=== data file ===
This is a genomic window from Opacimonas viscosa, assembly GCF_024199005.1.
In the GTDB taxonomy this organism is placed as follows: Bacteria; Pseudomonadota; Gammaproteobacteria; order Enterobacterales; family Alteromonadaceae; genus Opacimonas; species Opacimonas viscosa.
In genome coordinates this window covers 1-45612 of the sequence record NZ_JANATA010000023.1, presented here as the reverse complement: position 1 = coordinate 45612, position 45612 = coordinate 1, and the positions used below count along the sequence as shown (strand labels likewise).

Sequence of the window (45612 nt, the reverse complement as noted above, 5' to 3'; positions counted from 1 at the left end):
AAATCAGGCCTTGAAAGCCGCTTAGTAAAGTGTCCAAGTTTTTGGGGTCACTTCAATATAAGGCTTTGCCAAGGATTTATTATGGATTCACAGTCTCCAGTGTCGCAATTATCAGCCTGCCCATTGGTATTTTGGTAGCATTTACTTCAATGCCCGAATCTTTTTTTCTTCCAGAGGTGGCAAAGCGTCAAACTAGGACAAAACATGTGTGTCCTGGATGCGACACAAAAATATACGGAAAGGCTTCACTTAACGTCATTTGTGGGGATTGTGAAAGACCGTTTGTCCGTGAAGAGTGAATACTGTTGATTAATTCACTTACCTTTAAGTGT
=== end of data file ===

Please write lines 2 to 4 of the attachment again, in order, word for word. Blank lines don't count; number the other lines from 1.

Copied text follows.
In the GTDB taxonomy this organism is placed as follows: Bacteria; Pseudomonadota; Gammaproteobacteria; order Enterobacterales; family Alteromonadaceae; genus Opacimonas; species Opacimonas viscosa.
In genome coordinates this window covers 1-45612 of the sequence record NZ_JANATA010000023.1, presented here as the reverse complement: position 1 = coordinate 45612, position 45612 = coordinate 1, and the positions used below count along the sequence as shown (strand labels likewise).

Sequence of the window (45612 nt, the reverse complement as noted above, 5' to 3'; positions counted from 1 at the left end):